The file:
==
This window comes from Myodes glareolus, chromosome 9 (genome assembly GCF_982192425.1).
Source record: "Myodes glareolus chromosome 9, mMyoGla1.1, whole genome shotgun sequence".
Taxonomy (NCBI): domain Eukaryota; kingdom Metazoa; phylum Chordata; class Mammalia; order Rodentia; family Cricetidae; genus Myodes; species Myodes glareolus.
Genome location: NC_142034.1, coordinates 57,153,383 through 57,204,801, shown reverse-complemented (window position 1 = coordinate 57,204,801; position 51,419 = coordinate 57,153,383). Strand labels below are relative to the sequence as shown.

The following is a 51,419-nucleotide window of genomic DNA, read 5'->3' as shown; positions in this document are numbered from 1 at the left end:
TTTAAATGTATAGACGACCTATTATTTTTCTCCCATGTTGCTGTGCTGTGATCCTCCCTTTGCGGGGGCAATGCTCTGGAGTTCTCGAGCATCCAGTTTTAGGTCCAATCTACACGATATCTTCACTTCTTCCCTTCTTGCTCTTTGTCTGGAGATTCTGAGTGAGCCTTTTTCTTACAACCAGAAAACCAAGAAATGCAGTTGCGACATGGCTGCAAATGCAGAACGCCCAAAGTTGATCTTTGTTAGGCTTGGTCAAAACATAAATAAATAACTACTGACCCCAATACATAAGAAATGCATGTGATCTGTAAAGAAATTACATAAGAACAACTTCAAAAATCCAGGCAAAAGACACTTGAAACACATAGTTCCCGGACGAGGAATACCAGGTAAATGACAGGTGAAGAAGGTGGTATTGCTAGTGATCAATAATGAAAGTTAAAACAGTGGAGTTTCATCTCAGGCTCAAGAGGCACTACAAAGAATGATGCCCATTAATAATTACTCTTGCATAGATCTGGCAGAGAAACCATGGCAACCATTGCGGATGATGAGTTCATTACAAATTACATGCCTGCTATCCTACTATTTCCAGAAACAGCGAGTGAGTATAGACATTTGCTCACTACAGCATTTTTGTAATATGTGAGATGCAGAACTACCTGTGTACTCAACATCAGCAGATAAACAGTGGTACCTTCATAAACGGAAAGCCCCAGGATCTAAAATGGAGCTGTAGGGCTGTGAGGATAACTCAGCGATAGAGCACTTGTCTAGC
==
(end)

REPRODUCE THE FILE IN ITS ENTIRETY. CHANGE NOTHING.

This window comes from Myodes glareolus, chromosome 9 (genome assembly GCF_982192425.1).
Source record: "Myodes glareolus chromosome 9, mMyoGla1.1, whole genome shotgun sequence".
Taxonomy (NCBI): domain Eukaryota; kingdom Metazoa; phylum Chordata; class Mammalia; order Rodentia; family Cricetidae; genus Myodes; species Myodes glareolus.
Genome location: NC_142034.1, coordinates 57,153,383 through 57,204,801, shown reverse-complemented (window position 1 = coordinate 57,204,801; position 51,419 = coordinate 57,153,383). Strand labels below are relative to the sequence as shown.

The following is a 51,419-nucleotide window of genomic DNA, read 5'->3' as shown; positions in this document are numbered from 1 at the left end:
TTTAAATGTATAGACGACCTATTATTTTTCTCCCATGTTGCTGTGCTGTGATCCTCCCTTTGCGGGGGCAATGCTCTGGAGTTCTCGAGCATCCAGTTTTAGGTCCAATCTACACGATATCTTCACTTCTTCCCTTCTTGCTCTTTGTCTGGAGATTCTGAGTGAGCCTTTTTCTTACAACCAGAAAACCAAGAAATGCAGTTGCGACATGGCTGCAAATGCAGAACGCCCAAAGTTGATCTTTGTTAGGCTTGGTCAAAACATAAATAAATAACTACTGACCCCAATACATAAGAAATGCATGTGATCTGTAAAGAAATTACATAAGAACAACTTCAAAAATCCAGGCAAAAGACACTTGAAACACATAGTTCCCGGACGAGGAATACCAGGTAAATGACAGGTGAAGAAGGTGGTATTGCTAGTGATCAATAATGAAAGTTAAAACAGTGGAGTTTCATCTCAGGCTCAAGAGGCACTACAAAGAATGATGCCCATTAATAATTACTCTTGCATAGATCTGGCAGAGAAACCATGGCAACCATTGCGGATGATGAGTTCATTACAAATTACATGCCTGCTATCCTACTATTTCCAGAAACAGCGAGTGAGTATAGACATTTGCTCACTACAGCATTTTTGTAATATGTGAGATGCAGAACTACCTGTGTACTCAACATCAGCAGATAAACAGTGGTACCTTCATAAACGGAAAGCCCCAGGATCTAAAATGGAGCTGTAGGGCTGTGAGGATAACTCAGCGATAGAGCACTTGTCTAGC